IPS (In-Plane Switching) panels are the stand-out performers when it comes to viewing angles, color reproduction, vibrancy, and general image quality. This makes them the best for photo editing, video editors, and general content creation. Having said that, they don’t perform that well when it comes to producing deep, inky blacks – a crown that is held by VA (or OLED) panels.
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In the past, IPS displays were considered much less responsive than their TN counterparts, offering high response times across the board. While this can still technically be true, there have been huge improvements made to IPS display in the last couple of years, with some of the market’s leading 360Hz gaming monitors featuring IPS panel technology.
Remember though, while IPS panels have increased in both speed and response, they haven’t reduced in price. Instead, IPS panels that feature better color reproduction and response and the market’s most expensive.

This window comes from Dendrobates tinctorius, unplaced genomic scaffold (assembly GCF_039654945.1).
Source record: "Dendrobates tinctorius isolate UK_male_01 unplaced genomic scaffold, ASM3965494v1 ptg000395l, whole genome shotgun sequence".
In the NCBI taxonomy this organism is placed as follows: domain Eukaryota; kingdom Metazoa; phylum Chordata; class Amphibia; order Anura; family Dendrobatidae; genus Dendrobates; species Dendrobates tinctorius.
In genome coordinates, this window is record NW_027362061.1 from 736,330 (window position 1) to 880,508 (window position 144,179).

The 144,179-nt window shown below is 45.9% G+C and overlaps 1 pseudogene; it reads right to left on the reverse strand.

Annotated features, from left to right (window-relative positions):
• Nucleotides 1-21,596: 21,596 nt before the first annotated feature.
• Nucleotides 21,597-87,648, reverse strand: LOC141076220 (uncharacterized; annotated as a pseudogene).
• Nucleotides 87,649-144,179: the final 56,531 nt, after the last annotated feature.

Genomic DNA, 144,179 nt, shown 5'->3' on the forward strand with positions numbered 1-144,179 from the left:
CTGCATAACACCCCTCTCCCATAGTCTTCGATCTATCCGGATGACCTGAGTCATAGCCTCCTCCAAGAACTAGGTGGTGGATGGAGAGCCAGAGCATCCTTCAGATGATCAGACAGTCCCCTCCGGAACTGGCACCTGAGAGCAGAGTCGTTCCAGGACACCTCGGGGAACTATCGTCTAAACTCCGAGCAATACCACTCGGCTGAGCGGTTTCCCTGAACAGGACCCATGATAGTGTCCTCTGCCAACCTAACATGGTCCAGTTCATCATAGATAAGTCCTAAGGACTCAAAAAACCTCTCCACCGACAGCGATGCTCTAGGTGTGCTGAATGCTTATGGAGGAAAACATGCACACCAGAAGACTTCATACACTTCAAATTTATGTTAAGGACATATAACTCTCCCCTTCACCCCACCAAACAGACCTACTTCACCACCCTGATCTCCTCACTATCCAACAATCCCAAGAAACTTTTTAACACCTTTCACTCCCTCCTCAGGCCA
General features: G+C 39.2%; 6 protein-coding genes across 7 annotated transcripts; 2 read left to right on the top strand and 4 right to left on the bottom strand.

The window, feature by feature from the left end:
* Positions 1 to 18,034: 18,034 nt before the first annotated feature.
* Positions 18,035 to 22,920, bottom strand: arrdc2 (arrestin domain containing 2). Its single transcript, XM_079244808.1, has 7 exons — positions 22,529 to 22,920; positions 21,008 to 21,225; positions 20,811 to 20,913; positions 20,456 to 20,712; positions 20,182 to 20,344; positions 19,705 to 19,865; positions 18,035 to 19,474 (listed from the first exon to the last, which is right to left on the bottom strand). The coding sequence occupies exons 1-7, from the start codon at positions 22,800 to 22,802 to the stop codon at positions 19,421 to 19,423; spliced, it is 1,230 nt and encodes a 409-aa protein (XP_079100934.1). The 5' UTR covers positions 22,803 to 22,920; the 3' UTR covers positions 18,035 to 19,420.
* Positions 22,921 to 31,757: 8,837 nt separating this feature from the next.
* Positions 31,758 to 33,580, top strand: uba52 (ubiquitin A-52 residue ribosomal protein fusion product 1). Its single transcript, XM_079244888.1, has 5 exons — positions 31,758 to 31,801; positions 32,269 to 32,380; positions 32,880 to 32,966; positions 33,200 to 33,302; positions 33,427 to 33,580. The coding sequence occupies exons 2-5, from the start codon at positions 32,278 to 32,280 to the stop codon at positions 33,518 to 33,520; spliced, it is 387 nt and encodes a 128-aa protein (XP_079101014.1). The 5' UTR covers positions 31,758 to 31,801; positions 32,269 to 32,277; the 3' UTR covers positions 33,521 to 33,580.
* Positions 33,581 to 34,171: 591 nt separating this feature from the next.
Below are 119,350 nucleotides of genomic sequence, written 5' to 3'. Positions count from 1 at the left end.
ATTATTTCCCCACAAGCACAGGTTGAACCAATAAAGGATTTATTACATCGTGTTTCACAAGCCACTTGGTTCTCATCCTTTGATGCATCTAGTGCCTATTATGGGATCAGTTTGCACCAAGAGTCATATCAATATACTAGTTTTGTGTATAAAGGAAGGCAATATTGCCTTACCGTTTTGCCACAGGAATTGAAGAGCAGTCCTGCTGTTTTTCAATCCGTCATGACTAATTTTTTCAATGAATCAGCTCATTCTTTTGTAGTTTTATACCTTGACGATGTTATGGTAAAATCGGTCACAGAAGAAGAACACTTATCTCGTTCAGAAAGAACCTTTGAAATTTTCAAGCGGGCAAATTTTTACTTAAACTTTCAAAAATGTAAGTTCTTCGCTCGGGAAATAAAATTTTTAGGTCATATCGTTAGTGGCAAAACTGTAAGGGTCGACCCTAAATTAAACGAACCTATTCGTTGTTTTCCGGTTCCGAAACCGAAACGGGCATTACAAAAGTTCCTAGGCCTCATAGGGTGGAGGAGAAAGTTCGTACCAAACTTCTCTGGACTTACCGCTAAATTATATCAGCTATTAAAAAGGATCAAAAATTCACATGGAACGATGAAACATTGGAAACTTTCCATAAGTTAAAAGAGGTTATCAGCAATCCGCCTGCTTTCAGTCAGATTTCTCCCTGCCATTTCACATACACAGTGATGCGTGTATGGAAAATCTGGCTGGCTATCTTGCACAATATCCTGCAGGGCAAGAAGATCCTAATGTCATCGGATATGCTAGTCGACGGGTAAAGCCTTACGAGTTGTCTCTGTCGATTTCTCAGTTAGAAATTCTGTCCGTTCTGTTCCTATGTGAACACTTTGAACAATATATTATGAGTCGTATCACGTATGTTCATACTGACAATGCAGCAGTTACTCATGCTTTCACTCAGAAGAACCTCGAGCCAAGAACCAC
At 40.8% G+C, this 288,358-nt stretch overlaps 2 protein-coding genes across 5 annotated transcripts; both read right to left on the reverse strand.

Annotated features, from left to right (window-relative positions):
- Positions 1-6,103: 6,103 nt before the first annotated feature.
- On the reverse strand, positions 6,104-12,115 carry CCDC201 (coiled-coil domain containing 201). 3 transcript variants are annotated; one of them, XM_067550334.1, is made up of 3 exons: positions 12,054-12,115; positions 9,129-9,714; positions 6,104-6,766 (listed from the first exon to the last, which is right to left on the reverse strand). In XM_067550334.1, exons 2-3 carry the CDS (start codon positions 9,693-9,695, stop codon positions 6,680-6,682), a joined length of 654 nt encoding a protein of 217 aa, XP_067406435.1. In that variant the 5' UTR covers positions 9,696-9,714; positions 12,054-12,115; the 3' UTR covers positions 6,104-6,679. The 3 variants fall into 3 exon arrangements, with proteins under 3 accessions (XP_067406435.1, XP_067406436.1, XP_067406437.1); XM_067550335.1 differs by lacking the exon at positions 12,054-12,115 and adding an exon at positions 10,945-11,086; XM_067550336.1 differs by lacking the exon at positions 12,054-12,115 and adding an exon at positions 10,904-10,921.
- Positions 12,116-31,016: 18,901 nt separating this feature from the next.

VA (vertical alignment) panels are designed to sit somewhere in between TN and IPS technology – featuring better colors than TN and faster response times/refresh rates than IPS. However, thanks to improvements made in VA panels as well, we are finding numerous high refresh rate VA monitors in abundance – especially in the ultrawide monitor sector.
In general, they have better viewing angles, darker blacks, and higher contrast ratio than both IPS and TN panels. Whereas IPS panels offer around 1000:1 contrast, VA offers 3000:1 – mainly thanks to the inky blacks they tend to produce.
Of course, there are visual artifacts to be found in all three panel types, but we’ll touch upon that in more detail shortly.
Even today, people struggle to choose between IPS vs VA vs TN panel technology – even more so now all three can theoretically offer up similar levels of speed. For that reason, we have compiled all the differences between TN vs IPS vs VA monitors below, allowing you to decipher which panel type is best for your needs.
With the major differences covered, let’s talk more about the factors that make each of the monitor’s differences better for certain tasks over others.
When it comes to panel types, the resolution isn’t affected too much. That being said, the main resolutions in today’s market are 1080p, 1440p, and 4K – with each panel type offering an abundance of monitors for each.